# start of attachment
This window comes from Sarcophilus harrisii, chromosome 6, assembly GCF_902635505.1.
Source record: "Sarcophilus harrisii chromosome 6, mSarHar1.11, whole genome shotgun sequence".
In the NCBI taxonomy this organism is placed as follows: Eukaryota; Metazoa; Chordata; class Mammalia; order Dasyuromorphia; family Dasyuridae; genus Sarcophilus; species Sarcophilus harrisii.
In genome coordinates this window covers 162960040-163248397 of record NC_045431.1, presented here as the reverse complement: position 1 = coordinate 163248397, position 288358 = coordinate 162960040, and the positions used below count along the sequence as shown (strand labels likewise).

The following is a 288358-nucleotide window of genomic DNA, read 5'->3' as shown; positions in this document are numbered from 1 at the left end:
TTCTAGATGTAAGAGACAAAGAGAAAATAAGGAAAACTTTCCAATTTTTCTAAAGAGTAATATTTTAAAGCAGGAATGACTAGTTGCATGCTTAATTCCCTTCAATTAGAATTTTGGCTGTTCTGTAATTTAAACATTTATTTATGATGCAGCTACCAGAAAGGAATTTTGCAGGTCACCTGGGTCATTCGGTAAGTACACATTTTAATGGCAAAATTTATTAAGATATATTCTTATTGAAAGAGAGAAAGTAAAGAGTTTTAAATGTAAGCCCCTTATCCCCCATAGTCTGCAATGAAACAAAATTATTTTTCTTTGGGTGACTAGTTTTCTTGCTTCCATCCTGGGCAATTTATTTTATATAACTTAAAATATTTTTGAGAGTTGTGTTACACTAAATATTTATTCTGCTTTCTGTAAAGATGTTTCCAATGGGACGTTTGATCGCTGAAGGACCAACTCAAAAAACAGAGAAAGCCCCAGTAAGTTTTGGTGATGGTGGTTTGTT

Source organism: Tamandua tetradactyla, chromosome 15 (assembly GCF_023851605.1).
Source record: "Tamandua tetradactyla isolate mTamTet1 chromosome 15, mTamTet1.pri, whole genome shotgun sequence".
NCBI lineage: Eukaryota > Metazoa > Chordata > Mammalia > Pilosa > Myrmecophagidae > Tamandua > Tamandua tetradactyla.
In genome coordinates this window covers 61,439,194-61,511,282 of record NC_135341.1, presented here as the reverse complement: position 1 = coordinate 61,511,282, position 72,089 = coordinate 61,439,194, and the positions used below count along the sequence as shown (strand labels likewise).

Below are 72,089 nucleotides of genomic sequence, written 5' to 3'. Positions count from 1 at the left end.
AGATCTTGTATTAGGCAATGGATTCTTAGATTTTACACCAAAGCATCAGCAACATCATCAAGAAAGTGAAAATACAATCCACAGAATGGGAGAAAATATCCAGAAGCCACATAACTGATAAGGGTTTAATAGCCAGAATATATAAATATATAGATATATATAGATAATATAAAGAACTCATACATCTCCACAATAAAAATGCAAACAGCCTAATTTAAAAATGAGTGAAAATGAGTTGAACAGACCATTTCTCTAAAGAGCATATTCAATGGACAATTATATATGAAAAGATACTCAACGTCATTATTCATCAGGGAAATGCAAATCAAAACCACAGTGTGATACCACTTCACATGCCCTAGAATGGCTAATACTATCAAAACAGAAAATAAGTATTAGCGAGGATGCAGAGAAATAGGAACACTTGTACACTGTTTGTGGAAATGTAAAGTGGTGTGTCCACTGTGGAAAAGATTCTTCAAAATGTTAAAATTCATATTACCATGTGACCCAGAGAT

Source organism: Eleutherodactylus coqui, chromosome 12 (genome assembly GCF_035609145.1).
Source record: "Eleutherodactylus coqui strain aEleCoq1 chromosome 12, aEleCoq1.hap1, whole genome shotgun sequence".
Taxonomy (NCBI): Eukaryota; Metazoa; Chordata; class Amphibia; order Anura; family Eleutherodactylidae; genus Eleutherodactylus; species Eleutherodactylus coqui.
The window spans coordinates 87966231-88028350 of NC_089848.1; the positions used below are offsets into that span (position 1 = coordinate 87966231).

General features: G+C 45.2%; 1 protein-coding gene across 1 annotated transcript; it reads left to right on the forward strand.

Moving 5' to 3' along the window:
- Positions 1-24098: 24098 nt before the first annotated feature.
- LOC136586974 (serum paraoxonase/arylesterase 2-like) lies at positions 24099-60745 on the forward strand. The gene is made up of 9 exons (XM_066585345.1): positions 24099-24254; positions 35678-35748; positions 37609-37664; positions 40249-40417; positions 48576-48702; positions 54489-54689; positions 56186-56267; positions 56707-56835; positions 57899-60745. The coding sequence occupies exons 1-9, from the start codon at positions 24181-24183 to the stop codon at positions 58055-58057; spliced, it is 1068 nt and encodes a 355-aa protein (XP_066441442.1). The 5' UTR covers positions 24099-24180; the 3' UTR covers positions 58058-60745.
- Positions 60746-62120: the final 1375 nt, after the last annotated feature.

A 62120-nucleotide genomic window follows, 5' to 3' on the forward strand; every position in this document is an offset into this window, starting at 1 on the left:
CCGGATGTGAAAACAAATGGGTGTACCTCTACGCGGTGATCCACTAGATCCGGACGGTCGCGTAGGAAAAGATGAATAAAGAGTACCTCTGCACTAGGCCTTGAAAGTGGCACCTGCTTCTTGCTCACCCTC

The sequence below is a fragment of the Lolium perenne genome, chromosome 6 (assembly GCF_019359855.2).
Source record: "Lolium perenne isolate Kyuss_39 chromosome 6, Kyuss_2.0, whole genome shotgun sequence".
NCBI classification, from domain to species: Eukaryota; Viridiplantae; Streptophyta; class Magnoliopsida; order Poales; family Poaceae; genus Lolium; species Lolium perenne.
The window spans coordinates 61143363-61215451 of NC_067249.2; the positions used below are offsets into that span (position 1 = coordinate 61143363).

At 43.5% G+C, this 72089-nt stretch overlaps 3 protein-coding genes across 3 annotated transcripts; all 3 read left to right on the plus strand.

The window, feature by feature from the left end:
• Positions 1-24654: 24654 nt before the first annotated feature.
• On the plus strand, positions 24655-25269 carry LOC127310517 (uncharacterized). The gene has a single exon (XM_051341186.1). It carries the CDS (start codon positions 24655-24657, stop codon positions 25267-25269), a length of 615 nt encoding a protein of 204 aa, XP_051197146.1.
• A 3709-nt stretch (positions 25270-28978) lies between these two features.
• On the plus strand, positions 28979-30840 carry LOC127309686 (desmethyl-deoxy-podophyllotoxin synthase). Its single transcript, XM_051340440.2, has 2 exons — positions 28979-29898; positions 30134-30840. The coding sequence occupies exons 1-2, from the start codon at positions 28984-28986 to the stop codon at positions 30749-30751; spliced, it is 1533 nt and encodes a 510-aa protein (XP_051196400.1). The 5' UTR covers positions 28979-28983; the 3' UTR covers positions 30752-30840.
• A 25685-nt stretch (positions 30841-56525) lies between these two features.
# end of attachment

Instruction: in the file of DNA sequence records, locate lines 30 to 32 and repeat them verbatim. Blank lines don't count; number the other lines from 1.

• Positions 1-24654: 24654 nt before the first annotated feature.
• On the plus strand, positions 24655-25269 carry LOC127310517 (uncharacterized). The gene has a single exon (XM_051341186.1). It carries the CDS (start codon positions 24655-24657, stop codon positions 25267-25269), a length of 615 nt encoding a protein of 204 aa, XP_051197146.1.
• A 3709-nt stretch (positions 25270-28978) lies between these two features.